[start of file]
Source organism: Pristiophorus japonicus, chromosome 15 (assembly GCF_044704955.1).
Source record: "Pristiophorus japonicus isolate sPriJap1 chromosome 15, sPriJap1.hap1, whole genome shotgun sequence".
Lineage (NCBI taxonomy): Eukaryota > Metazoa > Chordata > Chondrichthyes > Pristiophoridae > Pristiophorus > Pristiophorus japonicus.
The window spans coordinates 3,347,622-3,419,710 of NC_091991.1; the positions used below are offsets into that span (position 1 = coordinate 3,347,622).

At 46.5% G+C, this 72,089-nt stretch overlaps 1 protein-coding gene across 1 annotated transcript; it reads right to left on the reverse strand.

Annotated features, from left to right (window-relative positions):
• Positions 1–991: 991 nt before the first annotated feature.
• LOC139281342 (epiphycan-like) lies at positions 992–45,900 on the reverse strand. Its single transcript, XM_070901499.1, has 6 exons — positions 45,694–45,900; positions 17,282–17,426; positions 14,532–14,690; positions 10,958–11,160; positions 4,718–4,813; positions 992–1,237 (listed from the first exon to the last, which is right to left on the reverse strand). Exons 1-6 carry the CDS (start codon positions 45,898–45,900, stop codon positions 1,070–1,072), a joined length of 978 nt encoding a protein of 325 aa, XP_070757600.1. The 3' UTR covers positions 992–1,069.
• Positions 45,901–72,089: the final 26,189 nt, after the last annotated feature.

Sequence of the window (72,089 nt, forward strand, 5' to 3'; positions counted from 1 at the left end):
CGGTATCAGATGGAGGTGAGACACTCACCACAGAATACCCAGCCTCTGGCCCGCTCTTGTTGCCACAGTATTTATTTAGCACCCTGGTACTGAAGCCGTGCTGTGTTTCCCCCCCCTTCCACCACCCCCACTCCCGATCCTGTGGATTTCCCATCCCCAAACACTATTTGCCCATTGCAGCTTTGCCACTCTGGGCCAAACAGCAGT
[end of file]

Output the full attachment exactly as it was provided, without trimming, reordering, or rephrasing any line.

Source organism: Pristiophorus japonicus, chromosome 15 (assembly GCF_044704955.1).
Source record: "Pristiophorus japonicus isolate sPriJap1 chromosome 15, sPriJap1.hap1, whole genome shotgun sequence".
Lineage (NCBI taxonomy): Eukaryota > Metazoa > Chordata > Chondrichthyes > Pristiophoridae > Pristiophorus > Pristiophorus japonicus.
The window spans coordinates 3,347,622-3,419,710 of NC_091991.1; the positions used below are offsets into that span (position 1 = coordinate 3,347,622).

At 46.5% G+C, this 72,089-nt stretch overlaps 1 protein-coding gene across 1 annotated transcript; it reads right to left on the reverse strand.

Annotated features, from left to right (window-relative positions):
• Positions 1–991: 991 nt before the first annotated feature.
• LOC139281342 (epiphycan-like) lies at positions 992–45,900 on the reverse strand. Its single transcript, XM_070901499.1, has 6 exons — positions 45,694–45,900; positions 17,282–17,426; positions 14,532–14,690; positions 10,958–11,160; positions 4,718–4,813; positions 992–1,237 (listed from the first exon to the last, which is right to left on the reverse strand). Exons 1-6 carry the CDS (start codon positions 45,898–45,900, stop codon positions 1,070–1,072), a joined length of 978 nt encoding a protein of 325 aa, XP_070757600.1. The 3' UTR covers positions 992–1,069.
• Positions 45,901–72,089: the final 26,189 nt, after the last annotated feature.

Sequence of the window (72,089 nt, forward strand, 5' to 3'; positions counted from 1 at the left end):
CGGTATCAGATGGAGGTGAGACACTCACCACAGAATACCCAGCCTCTGGCCCGCTCTTGTTGCCACAGTATTTATTTAGCACCCTGGTACTGAAGCCGTGCTGTGTTTCCCCCCCCTTCCACCACCCCCACTCCCGATCCTGTGGATTTCCCATCCCCAAACACTATTTGCCCATTGCAGCTTTGCCACTCTGGGCCAAACAGCAGT